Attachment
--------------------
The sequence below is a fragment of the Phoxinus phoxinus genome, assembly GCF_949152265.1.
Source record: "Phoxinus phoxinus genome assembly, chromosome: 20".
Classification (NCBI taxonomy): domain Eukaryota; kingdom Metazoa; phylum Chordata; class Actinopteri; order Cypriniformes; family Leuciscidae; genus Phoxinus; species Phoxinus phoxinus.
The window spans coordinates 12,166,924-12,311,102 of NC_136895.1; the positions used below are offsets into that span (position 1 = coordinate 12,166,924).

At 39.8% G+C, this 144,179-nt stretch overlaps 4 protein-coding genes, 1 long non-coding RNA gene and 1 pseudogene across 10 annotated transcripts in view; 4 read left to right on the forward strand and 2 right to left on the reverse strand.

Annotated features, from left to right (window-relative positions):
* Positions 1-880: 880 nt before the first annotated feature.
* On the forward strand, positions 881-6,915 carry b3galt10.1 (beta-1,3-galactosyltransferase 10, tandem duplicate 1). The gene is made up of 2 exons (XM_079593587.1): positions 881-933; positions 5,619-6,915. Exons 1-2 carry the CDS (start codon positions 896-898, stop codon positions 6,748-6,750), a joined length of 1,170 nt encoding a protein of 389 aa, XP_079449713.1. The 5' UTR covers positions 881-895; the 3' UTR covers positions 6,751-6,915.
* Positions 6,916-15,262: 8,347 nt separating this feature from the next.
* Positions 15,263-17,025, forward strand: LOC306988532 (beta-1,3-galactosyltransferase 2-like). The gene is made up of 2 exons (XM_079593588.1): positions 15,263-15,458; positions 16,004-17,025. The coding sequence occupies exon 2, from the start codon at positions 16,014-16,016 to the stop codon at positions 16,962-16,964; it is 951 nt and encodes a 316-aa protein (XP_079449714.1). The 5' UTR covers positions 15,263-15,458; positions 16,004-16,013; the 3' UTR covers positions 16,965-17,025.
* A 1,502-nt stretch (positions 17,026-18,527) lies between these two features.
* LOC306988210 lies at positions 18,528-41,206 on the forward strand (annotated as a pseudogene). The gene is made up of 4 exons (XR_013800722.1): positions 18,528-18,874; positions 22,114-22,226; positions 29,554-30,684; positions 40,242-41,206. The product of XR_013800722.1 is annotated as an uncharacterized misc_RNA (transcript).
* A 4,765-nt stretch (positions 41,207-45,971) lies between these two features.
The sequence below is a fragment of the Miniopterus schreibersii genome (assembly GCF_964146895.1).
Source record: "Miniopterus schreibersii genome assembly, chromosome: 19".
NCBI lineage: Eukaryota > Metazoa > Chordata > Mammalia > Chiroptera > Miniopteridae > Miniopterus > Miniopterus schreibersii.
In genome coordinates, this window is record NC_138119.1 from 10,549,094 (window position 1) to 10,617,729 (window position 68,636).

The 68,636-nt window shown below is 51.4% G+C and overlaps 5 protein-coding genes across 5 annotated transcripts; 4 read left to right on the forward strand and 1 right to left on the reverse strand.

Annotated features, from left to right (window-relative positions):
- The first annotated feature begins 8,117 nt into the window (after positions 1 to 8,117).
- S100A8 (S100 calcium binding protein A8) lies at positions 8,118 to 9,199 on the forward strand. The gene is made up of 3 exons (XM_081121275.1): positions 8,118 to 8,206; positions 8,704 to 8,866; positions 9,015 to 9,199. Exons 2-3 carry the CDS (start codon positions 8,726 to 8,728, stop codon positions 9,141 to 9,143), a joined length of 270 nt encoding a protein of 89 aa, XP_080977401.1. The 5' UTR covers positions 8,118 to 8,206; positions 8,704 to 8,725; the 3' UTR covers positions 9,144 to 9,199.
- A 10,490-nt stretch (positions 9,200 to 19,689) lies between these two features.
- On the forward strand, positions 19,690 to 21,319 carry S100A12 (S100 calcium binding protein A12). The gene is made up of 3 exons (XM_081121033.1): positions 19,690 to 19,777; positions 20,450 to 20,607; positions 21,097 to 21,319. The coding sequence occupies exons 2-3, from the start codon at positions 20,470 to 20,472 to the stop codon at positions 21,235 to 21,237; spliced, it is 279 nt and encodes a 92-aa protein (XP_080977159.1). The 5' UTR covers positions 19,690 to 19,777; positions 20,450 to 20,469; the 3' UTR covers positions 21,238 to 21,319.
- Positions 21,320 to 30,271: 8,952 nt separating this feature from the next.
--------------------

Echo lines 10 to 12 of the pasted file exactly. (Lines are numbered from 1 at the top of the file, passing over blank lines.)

* Positions 15,263-17,025, forward strand: LOC306988532 (beta-1,3-galactosyltransferase 2-like). The gene is made up of 2 exons (XM_079593588.1): positions 15,263-15,458; positions 16,004-17,025. The coding sequence occupies exon 2, from the start codon at positions 16,014-16,016 to the stop codon at positions 16,962-16,964; it is 951 nt and encodes a 316-aa protein (XP_079449714.1). The 5' UTR covers positions 15,263-15,458; positions 16,004-16,013; the 3' UTR covers positions 16,965-17,025.
* A 1,502-nt stretch (positions 17,026-18,527) lies between these two features.
* LOC306988210 lies at positions 18,528-41,206 on the forward strand (annotated as a pseudogene). The gene is made up of 4 exons (XR_013800722.1): positions 18,528-18,874; positions 22,114-22,226; positions 29,554-30,684; positions 40,242-41,206. The product of XR_013800722.1 is annotated as an uncharacterized misc_RNA (transcript).